Smythe is the preaching and writing site of Peter Smythe. Here you'll find a stout gospel, one that emphasizes the believer's identification with Christ in his death, burial, and resurrection, and life in the Spirit.

Looking Toward a Resurrection

One day this little guy is going to be raised incorruptible, just like his Lord was. 

This week I came across the work of Patrik Budenz, a photographer who recently published a book called Post Mortem. Budenz has documented the forensic aspects of crime, medicine, and death for close to a decade. Post Mortem chronicles in photographic form the process of the death of the body once a heart stops beating. What caught my attention in the Feature Shoot article was what it said about Budenz's view of death. 

Budenz isn't a religious person. He thinks that once someone dies, he or she stops existing. "The idea that my soul dies with my body is something that doesn't scare me," the photographer says, "Life is over, and that's how it's supposed to be. I can sleep knowing that. 

Steve Jobs also harbored this thought, although he held out hope for some sort of afterlife.

Believe it or not, the Apostle Paul has much to say about this. First, he says that, if Budenz and Jobs were right, then there's really no need to be a good Boy Scout. 

And why are we putting ourselves in danger every hour? I die every day! That is as certain, brothers, as my boasting of you—a boast that I make in Christ Jesus our Lord. If with merely human hopes I fought with wild beasts at Ephesus, what would I have gained by it? If the dead aren't raised, let's eat and drink, for tomorrow we die.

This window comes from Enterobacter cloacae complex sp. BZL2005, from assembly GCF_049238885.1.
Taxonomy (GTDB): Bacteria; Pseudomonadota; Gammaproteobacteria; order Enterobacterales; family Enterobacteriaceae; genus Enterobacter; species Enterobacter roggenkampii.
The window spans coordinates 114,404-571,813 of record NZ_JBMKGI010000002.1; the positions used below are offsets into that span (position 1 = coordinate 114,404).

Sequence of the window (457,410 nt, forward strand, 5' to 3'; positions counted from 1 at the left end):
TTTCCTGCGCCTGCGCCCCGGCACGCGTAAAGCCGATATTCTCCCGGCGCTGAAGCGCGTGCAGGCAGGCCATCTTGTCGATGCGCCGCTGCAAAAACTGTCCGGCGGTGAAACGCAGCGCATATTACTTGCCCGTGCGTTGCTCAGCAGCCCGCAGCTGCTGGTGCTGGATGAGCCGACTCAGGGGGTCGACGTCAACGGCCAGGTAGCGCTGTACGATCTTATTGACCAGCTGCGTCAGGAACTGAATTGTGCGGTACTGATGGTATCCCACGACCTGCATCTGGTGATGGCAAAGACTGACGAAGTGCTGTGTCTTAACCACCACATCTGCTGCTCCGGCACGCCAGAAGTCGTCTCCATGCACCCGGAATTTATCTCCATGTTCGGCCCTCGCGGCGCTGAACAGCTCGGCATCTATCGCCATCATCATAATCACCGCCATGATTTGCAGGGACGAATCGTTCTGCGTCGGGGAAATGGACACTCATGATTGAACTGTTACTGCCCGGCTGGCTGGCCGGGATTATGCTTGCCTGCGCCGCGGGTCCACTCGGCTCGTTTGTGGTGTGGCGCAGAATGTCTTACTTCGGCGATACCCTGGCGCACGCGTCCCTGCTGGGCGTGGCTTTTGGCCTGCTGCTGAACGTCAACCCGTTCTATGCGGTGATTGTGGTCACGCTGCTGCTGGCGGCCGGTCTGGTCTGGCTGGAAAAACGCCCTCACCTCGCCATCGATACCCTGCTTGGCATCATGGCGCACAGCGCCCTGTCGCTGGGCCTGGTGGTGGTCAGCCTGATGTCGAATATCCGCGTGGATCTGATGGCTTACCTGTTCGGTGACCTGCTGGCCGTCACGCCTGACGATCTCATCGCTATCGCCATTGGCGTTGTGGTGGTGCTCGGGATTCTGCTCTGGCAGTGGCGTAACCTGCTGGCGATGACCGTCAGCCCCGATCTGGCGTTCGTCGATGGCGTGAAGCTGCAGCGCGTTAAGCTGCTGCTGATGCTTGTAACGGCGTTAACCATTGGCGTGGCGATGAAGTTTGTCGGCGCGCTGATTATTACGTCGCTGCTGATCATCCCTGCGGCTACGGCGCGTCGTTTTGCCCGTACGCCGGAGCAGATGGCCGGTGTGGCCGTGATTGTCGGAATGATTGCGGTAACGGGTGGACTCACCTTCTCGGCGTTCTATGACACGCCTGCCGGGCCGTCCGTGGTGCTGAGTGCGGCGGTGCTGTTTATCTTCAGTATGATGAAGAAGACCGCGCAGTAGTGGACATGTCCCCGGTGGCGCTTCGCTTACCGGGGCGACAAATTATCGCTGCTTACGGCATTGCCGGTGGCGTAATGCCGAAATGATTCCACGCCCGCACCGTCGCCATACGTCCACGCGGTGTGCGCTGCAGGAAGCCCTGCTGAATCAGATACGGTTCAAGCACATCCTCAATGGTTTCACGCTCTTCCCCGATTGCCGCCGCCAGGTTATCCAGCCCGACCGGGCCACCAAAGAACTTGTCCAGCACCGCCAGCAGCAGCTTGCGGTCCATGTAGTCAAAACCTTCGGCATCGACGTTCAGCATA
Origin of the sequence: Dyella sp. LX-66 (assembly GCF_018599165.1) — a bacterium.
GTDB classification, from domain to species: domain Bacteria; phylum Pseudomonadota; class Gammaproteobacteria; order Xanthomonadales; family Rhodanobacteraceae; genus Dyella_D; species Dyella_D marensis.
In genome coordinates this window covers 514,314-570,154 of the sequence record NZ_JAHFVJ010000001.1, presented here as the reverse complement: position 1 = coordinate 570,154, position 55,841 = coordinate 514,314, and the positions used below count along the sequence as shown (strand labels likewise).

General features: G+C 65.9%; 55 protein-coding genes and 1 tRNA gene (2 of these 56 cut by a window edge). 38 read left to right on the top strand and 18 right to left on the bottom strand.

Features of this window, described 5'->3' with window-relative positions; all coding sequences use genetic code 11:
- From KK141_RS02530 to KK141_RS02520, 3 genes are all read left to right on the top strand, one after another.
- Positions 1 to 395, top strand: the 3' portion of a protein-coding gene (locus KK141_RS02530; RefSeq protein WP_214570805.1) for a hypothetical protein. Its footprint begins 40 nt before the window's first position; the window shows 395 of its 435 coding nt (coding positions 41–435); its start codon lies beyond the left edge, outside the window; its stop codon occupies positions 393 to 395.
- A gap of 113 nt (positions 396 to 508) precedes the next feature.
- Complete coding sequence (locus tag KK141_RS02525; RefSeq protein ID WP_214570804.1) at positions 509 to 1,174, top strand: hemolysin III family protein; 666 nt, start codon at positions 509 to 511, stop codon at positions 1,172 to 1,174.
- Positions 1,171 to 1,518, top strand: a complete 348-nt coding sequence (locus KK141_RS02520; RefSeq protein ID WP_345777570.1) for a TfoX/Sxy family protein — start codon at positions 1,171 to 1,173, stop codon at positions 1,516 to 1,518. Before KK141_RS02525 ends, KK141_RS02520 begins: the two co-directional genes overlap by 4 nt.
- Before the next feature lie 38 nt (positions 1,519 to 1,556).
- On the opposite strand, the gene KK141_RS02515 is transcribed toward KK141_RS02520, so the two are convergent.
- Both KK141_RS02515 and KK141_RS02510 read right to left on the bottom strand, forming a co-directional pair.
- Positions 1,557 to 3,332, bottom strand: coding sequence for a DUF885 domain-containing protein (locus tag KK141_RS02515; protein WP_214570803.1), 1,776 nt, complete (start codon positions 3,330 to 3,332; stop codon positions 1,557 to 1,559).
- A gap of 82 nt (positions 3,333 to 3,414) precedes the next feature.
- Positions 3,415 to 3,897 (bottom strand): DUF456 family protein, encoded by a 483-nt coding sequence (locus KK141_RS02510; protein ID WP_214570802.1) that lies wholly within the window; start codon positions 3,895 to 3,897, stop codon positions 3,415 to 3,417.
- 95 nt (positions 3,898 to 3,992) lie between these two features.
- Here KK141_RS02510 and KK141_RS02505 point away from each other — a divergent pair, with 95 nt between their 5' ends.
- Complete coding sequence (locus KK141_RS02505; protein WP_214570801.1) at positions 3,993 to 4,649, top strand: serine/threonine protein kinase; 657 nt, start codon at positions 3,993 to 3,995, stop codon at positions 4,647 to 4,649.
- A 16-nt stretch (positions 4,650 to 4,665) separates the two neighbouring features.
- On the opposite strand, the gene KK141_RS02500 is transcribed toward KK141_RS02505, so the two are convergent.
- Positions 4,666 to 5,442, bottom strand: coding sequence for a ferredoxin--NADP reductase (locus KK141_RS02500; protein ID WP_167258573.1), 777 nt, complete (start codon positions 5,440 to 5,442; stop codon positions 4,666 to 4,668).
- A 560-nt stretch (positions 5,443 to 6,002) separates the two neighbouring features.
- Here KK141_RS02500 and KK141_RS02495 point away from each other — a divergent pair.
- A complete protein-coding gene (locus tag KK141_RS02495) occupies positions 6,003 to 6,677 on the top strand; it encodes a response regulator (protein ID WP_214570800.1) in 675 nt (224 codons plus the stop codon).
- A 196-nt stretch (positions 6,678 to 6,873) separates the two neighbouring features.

In other words, if Budenz, Jobs, Dawkins and all the other intellectual atheists were right, you might as well throttle your debauchery all you can, because none of it will matter in the end. But then Paul stops and says, yeah, it actually does matter. Why? Because a man's soul doesn't die with his body. It's eternal (Gen 3:7 – a "living" soul). And that's not all. There's coming a resurrection. 

Now if Christ is proclaimed as raised from the dead, how can some of you say there is no resurrection of the dead? If there is no resurrection of the dead, then Christ hasn't been raised: and if Christ hasn't been raised, then our proclamation has been in vain and your faith has been in vain. In fact, we are even misrepresenting God because we have testified that God raised Christ—whom he did not raise if it is true that the dead aren't raised. For if the dead aren't raised, then Christ hasn't been raised either. And if Christ hasn't been raised, your faith is futile and you're still in your sins. 

The Christian's testimony isn't only that Christ died for his sins; it's also that Jesus' resurrection guaranteed his own incorruptible resurrection. And it is that guarantee that Paul says gives us joy unspeakable. 

 

 

Graciousness

He Pierced the Darkness

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